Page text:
General election 2008: Napier[13]

Notes: Green background denotes the winner of the electorate vote.
Pink background denotes a candidate elected from their party list.
Yellow background denotes an electorate win by a list member.
A Green tickY or Red XN denotes status of any incumbent, win or lose respectively.

Party Candidate Votes % ±% Party Votes % ±%
National Green tickY Chris Tremain 20,898 59.70 +8.73 16,772 47.26 +4.94
Labour Russell Fairbrother 11,880 33.94 -6.83 12,621 35.57 -5.43
Green Brett Stansfield 1,801 5.14 +1.20 1,969 5.55 +0.32
ACT John Ormond 428 1.22 - 1,296 3.65 +2.56
NZ First - 1,314 3.70 -1.88
Māori - 272 0.77 +0.35
Progressive - 269 0.76 -0.13
United Future - 213 0.60 -1.85
Kiwi - 212 0.60 -
Bill and Ben - 207 0.58 -
Legalise Cannabis - 132 0.37 +0.15
Family Party - 67 0.19 -
Alliance - 47 0.13 +0.05
Pacific - 43 0.12 -
Workers Party - 18 0.05 -
Libertarianz - 14 0.04 +0.01
Democrats - 8 0.02 -0.02
RAM - 7 0.02 -
RONZ - 5 0.01 +0.00
Informal votes 358 169
Total Valid votes 35,007 35,486
National hold Majority 9,018 25.76 +15.57

2005 election

Beige denotes the winner of the electorate vote. Pink denotes a candidate elected to Parliament from their party list.[12]
Party Candidate Votes % Party Votes %
National Green tickY Chris Tremain 17955 50.53 15086 42.17
Labour Red XN Russell Fairbrother 14364 40.42 14615 40.85
Green Terry Creighton 1391 3.91 1864 5.21
NZ First James Mist 855 2.40 1989 5.56
United Graham Turner 473 1.3 872 2.44
ACT - - - 390 1.09
Progressive - - - 316 0.88
Destiny - - - 193 0.54
Māori Party - - - 150 0.42
Legalise Cannabis - - - 80 0.22
Christian Heritage - - - 44 0.12
Alliance - - - 29 0.08
Democrats - - - 16 0.04
Direct Democracy - - - 11 0.03
Libertarianz - - - 11 0.03
One NZ - - - 11 0.03
99 MP - - - 8 0.02
Family Rights PP - - - 6 0.02
Republic of NZ - - - 5 0.01
informal votes 305 129
total valid votes 35,536 35,777
National gain from Labour Majority 3,591

1996 election

General election 1996: Napier[23][24][25]

Notes: Green background denotes the winner of the electorate vote.
Pink background denotes a candidate elected from their party list.
Yellow background denotes an electorate win by a list member.
A Green tickY or Red XN denotes status of any incumbent, win or lose respectively.

Party Candidate Votes % ±% Party Votes % ±%
Labour Green tickY Geoff Braybrooke 17,756 55.11 11,266 34.68
National Kathryn Ward 7,610 23.62 9,554 29.41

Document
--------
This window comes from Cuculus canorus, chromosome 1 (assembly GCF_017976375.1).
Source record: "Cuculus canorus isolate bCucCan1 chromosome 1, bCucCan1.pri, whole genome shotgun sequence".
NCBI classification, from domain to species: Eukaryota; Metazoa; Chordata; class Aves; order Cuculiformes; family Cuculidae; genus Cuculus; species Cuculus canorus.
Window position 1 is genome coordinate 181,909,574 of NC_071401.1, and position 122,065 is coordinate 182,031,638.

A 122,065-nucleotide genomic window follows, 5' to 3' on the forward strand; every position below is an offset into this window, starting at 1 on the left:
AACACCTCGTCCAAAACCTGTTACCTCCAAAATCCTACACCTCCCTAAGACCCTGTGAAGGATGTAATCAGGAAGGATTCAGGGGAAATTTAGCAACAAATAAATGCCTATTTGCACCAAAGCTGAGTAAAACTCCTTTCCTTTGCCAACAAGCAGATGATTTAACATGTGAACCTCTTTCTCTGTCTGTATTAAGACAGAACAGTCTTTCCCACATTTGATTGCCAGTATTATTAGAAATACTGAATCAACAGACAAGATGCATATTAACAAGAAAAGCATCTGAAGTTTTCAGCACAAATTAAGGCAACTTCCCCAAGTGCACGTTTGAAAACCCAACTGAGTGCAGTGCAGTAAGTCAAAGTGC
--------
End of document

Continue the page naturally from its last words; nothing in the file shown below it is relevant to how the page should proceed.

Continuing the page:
Alliance Robin Gwynn 2,865 8.89 3,931 12.10
NZ First Stuart Spencer 2,567 7.97 3,687 11.35
ACT Jean Hill 1,285 3.99 1,738 5.35
Natural Law Ian Levingston 134 0.42 46 0.14
Christian Coalition   1,167 3.59
Legalise Cannabis   674 2.07
United NZ   180 0.55
Animals First   65 0.20
Progressive Greens   63 0.19
McGillicuddy Serious   57 0.18
Green Society   19 0.06
Superannuitants & Youth   18 0.06
Ethnic Minority Party 6 0.02
Advance New Zealand 5 0.02
Mana Māori   5 0.02
Asia Pacific United 4 0.01
Conservatives   2 0.01
Libertarianz   2 0.01
Te Tawharau 0 0.00
Informal votes 394 121
Total Valid votes 32,217 32,490
Labour hold Majority 10,146 31.49

1931 election

General election, 1931: Napier[11]
Party Candidate Votes % ±%
Labour Bill Barnard 5,886 56.86
Reform John Butler 4,430 42.79
Independent Vigor Brown 36 0.35
Majority 1,456 14.06
Informal votes 45 0.43
Turnout 10,397 83.85
Registered electors 12,399

1899 election

General election, 1899: Napier[26]
Party Candidate Votes % ±%
Liberal Alfred Fraser 1,994 50.48
Opposition Douglas Maclean 1,956 49.52 -12.66
Majority 38 0.96 -16.97
Turnout 3,950 80.11 -1.05
Registered electors 4,931[27]

1893 election

General election, 1893: Napier[28][29]
Party Candidate Votes % ±%
Liberal Samuel Carnell 2,114 57.01
Opposition George Henry Swan 1,594 42.99
Majority 520 14.02
Turnout 3,708 87.87
Registered electors 4,220

Notes

  1. ^ a b Scholefield 1950, p. 161.
  2. ^ "The Elections".  
  3. ^ "Election News". Poverty Bay Herald. XVIII (5902). 22 October 1890. p. 2. Retrieved 21 May 2013. 
  4. ^ Wilson 1985, p. 237.
  5. ^ "The General Election, 1890". National Library. 1891. p. 1. Retrieved 25 February 2012. 
  6. ^ Wilson 1985, p. 188.
  7. ^ "The General Election, 1893". National Library. 1894. p. 1. Retrieved 25 February 2012. 
  8. ^ Wilson 1985, p. 217.
  9. ^ "The General Election". Poverty Bay Herald. XXIII (7794). 5 December 1896. p. 2. Retrieved 21 May 2013. 
  10. ^ "Candidate Withdraws".  
  11. ^ a b The General Election, 1931. Government Printer. 1932. p. 4. Retrieved 2 November 2014. 
  12. ^ a b "Official Count Results -- Napier". Wellington: Chief Electoral Office. 2005. Retrieved 2 March 2012. 
  13. ^ a b "Official Count Results -- Napier". Wellington: Chief Electoral Office. 2008. Retrieved 2 March 2012. 
  14. ^ a b "Official Count Results -- Napier". Wellington: Chief Electoral Office. 2011. Retrieved 2 March 2012. 
  15. ^ "Chris Tremain Not Contesting 2014 Election". Scoop. 30 September 2013. Retrieved 30 September 2013. 
  16. ^ Watkins, Tracy (10 March 2014). "Labour announces Chch Central candidate".  
  17. ^ "Referral to the Police 21 July 2014".  
  18. ^ a b "Election Results -- Napier".  
  19. ^ "2014 General Election Split Voting Statistics - Napier".  
  20. ^ Hendery, Simon (20 September 2014). "Napier returns to Labour, Nash returns to Parliament".  
  21. ^ Wills, Bruce (22 September 2014). "Bruce Wills: Crucial factors show the best team won".  
  22. ^ "Enrolment statistics". Electoral Commission. 26 November 2011. Retrieved 27 November 2011. 
  23. ^ "Electorate Candidate and Party Votes Recorded at Each Polling Place - Napier, 1996" (PDF). Retrieved 20 July 2013. 
  24. ^ "Part III - Party Lists of Successful Registered Parties" (PDF). Electoral Commission. Retrieved 22 June 2013. 
  25. ^ "Part III - Party Lists of unsuccessful Registered Parties" (PDF). Electoral Commission. Retrieved 22 June 2013. 
  26. ^ "The General Election, 1899". Wellington: Appendix to the Journals of the House of Representatives. 19 June 1900. p. 1. Retrieved 12 February 2014. 
  27. ^ McRobie 1989, p. 63.
  28. ^ The General Election, 1893. Government Printer. 1894. p. 1. Retrieved 19 November 2013. 
  29. ^ "The General Election".  

References

External links

  • Electorate Profile Parliamentary Library